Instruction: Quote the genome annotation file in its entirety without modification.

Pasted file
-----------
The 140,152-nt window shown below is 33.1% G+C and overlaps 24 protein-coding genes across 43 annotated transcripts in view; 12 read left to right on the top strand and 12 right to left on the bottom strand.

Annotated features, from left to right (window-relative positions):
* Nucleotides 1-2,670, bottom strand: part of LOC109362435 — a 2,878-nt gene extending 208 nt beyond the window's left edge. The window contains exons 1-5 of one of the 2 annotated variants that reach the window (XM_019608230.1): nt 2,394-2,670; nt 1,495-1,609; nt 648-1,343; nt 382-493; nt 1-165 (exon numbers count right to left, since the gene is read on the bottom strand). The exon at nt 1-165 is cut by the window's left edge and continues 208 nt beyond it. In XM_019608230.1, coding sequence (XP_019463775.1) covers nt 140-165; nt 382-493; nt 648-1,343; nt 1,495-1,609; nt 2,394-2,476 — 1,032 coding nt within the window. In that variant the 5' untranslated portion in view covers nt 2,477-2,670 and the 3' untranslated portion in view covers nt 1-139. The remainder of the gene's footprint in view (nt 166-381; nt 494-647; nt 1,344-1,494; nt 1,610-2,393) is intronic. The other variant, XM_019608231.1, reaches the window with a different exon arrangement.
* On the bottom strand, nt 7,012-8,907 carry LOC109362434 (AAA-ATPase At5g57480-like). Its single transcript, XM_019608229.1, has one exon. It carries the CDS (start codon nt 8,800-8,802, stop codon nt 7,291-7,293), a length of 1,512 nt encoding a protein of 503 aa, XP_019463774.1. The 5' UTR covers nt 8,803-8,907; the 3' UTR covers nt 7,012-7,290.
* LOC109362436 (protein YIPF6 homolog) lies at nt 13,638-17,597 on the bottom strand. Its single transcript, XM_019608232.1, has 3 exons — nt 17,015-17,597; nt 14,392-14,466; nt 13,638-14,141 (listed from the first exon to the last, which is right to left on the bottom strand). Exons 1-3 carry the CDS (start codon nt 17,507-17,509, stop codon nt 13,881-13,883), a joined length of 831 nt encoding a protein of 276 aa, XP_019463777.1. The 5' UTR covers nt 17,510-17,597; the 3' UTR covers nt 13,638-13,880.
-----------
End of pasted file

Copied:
The 140,152-nt window shown below is 33.1% G+C and overlaps 24 protein-coding genes across 43 annotated transcripts in view; 12 read left to right on the top strand and 12 right to left on the bottom strand.

Annotated features, from left to right (window-relative positions):
* Nucleotides 1-2,670, bottom strand: part of LOC109362435 — a 2,878-nt gene extending 208 nt beyond the window's left edge. The window contains exons 1-5 of one of the 2 annotated variants that reach the window (XM_019608230.1): nt 2,394-2,670; nt 1,495-1,609; nt 648-1,343; nt 382-493; nt 1-165 (exon numbers count right to left, since the gene is read on the bottom strand). The exon at nt 1-165 is cut by the window's left edge and continues 208 nt beyond it. In XM_019608230.1, coding sequence (XP_019463775.1) covers nt 140-165; nt 382-493; nt 648-1,343; nt 1,495-1,609; nt 2,394-2,476 — 1,032 coding nt within the window. In that variant the 5' untranslated portion in view covers nt 2,477-2,670 and the 3' untranslated portion in view covers nt 1-139. The remainder of the gene's footprint in view (nt 166-381; nt 494-647; nt 1,344-1,494; nt 1,610-2,393) is intronic. The other variant, XM_019608231.1, reaches the window with a different exon arrangement.
* On the bottom strand, nt 7,012-8,907 carry LOC109362434 (AAA-ATPase At5g57480-like). Its single transcript, XM_019608229.1, has one exon. It carries the CDS (start codon nt 8,800-8,802, stop codon nt 7,291-7,293), a length of 1,512 nt encoding a protein of 503 aa, XP_019463774.1. The 5' UTR covers nt 8,803-8,907; the 3' UTR covers nt 7,012-7,290.
* LOC109362436 (protein YIPF6 homolog) lies at nt 13,638-17,597 on the bottom strand. Its single transcript, XM_019608232.1, has 3 exons — nt 17,015-17,597; nt 14,392-14,466; nt 13,638-14,141 (listed from the first exon to the last, which is right to left on the bottom strand). Exons 1-3 carry the CDS (start codon nt 17,507-17,509, stop codon nt 13,881-13,883), a joined length of 831 nt encoding a protein of 276 aa, XP_019463777.1. The 5' UTR covers nt 17,510-17,597; the 3' UTR covers nt 13,638-13,880.